It’s our opinion a video game soundtrack is more integral to the gaming experience than graphics.
Controversial? Well, we just feel like a great soundtrack stands the test of time and makes your emotional connection with a game more palpable. So, we’re taking a special look today and the history of this industry and some of the spectacular results.
The Technology: Formative Years
First up, a note on the surprising technical limitations early video game soundtrack pioneers grappled with.
Industry legend David Wise – arguably the greatest video game composer of the lot – was picked up by British developer Rare in the 1980s. Wise showcased some of his compositions in an impromptu demonstration when studio managers visited the music shop where he was working.
They hired him on the spot – one of the steals of the century. Wise immediately began creating music for the NES, but it’s his work on the SNES that’s most famous.
But what the above video demonstrates is Wise had to do much more than simply produce catchy tracks. He had to work around the technical limitations of the time, thumping a vast amount of effort in to ensure he could fit his music into the likes of a Donkey Kong Country 2 cartridge.
One of the most delightful things about gaming over the decades has involved hearing these famous compositions evolve.
From the basic Zelda intro above we first heard in the late 1980s, with each console we’ve heard the music develop until it reached a full orchestral sweep.
But, cutting back to the 1970s, and you have the likes of the Atari. It had incredibly limited musical capabilities, instead emitting primitive sound effects.
But by the mid-1980s Nintendo’s NES home games console could produce the likes of the above in the first Legend of Zelda game.
On Sega’s Master System, gamers could experience the likes of this from Sonic the Hedghog. You’ll note the familiar boopy, beepy quality to the compositions here – along with how they continuously loop due to memory limitations.
After this era of gaming, soundtracks really started to take off. The SNES era, in particular, marks some of the greatest gaming soundtracks in history.
Meanwhile, the rise of PC gaming in the 1990s also led to more advanced compositions – including the arrival of more orchestral pieces. This was opposed to the looping tracks of the Sega and Nintendo eras.
Although restrictive for musicians working on the SNES, if you’re David Wise you could turn this into the likes of the below.
Meanwhile the arrival of the PlayStation brought about new storage capabilities, so music had a sharper quality to it – plus, there was now room for expansive soundtrack considerations.
And whilst consoles upped their respective games, the PC was pushing boundaries forward.
The likes of The Curse of Monkey Island turned to more cinematic, expansive concepts. For a title in 1997 this, along with its artistic vision, was highly impressive. Just two years after the legendary Donkey Kong Country SNES trilogy, we were getting the likes of this.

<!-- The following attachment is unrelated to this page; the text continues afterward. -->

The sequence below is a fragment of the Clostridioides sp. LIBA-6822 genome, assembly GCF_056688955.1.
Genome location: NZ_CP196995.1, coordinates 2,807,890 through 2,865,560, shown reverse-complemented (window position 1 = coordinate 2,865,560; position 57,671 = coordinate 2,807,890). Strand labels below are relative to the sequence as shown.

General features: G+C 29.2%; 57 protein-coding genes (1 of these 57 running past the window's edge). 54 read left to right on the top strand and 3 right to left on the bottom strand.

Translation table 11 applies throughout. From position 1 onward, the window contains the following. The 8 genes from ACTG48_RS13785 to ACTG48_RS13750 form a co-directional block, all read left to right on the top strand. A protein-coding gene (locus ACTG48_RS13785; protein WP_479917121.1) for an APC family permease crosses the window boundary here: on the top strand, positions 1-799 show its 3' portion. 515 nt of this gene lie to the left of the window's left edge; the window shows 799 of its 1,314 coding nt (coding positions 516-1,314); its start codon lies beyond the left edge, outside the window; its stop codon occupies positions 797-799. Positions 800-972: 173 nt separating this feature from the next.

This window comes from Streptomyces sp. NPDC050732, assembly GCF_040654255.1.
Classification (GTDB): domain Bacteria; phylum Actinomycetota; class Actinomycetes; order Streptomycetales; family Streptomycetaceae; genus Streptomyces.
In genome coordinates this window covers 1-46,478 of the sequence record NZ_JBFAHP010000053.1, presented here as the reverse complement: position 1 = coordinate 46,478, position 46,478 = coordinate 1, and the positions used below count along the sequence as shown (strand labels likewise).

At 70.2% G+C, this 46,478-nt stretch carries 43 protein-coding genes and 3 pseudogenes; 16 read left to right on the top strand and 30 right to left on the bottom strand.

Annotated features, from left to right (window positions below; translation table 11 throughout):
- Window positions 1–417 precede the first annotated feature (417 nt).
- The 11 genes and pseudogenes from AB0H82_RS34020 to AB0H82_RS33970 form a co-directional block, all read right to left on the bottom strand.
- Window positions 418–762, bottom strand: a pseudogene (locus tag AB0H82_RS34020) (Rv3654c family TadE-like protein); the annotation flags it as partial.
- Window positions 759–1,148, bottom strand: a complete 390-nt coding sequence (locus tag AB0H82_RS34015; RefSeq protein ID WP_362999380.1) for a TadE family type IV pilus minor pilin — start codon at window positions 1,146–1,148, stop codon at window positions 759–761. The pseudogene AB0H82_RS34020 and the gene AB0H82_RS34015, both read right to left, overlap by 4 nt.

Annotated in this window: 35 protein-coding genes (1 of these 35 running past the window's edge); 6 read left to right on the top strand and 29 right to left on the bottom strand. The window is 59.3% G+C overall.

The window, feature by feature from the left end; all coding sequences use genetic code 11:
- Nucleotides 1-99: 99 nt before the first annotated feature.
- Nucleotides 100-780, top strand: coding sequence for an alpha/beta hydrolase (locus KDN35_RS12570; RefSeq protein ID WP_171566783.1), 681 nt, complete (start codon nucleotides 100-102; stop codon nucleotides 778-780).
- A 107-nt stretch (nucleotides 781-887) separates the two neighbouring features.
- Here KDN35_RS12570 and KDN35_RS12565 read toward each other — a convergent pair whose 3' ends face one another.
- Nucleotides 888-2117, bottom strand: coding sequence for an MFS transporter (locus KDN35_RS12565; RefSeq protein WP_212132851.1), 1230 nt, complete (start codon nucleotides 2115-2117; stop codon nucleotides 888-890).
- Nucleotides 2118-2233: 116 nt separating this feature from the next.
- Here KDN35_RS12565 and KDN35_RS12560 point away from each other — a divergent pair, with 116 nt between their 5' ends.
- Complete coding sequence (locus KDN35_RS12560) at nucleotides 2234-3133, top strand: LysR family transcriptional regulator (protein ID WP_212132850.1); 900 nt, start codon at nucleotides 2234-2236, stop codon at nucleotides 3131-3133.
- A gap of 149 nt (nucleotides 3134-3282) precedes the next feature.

In the early 2000s we saw the arrival of Sony’s PS2, along with Sega’s Dreamcast, and Nintendo’s shift towards CDs with the GameCube. You can start to hear the full orchestral sweep coming into effect.
The quality was reaching movie soundtrack level. Limitations were disappearing; a full harmonic creative scope was becoming available. And developers continue to take full advantage of it.
As heard in the classic Shadow of the Colossus, in all its magnificence, a mere decade after David Wise’s sterling efforts on the SNES.
Dramatic stuff. And as video games are now more appreciated as an artform, the soundtracks are an integral part to this newfound respect.
You can see this in big AAA budget blockbuster games. Naughty Dog hired Argentinian film composer Gustavo Santaolalla for The Last of Us’s soundtrack.
The result is stirring stuff; ultra-high-quality and the type of brilliance non-gamers might be surprised to find in those childish video game things.
It was very difficult to select just a handful of pieces for this post. Such is the breadth of brilliant music available – we’re merely scratching at the surface.
As such, we’re happy to claim we’re in a golden age of musical creativity thanks to the video games industry. There are so many fantastic soundtracks to choose from – whether hailing from the indie scene or major developers – and it’s a joy to behold.
But we feel it’s important to keep the disctinction of overt video game music going. The heyday of bleeps and bloops – many indie games revert to this stance to channel the past. And it’s really down to you whether you prefer that, or the new artistic scope of a full orchestra.
Although even indie games now have the capacity to boast highly impressive music. As you can see in Dead Cells.
But we’re going to close with the almighty The Legend of Zelda: Breath of the Wild.
Nintendo’s Zelda series if legendary for its music. There are even regular concert performances across the world you can attend.
Nintendo’s arrival into the vast, intricate open world title offers a meditative approach to soundtracks. Although Breath of the Wild has its moments of spectacular orchestral might, for us the 2017 game shines the most during its introspective moments.
And so, as Link, you can stand high atop a tower with the might of digital nature sweeping before you. Or scale a colossal mountain. Or go hangliding across the open plains.
Whilst you do so, you get those self-aware piano tinkles – minimalism alongside sweeping grandeur. It points to a very bright future for video game soundtracks.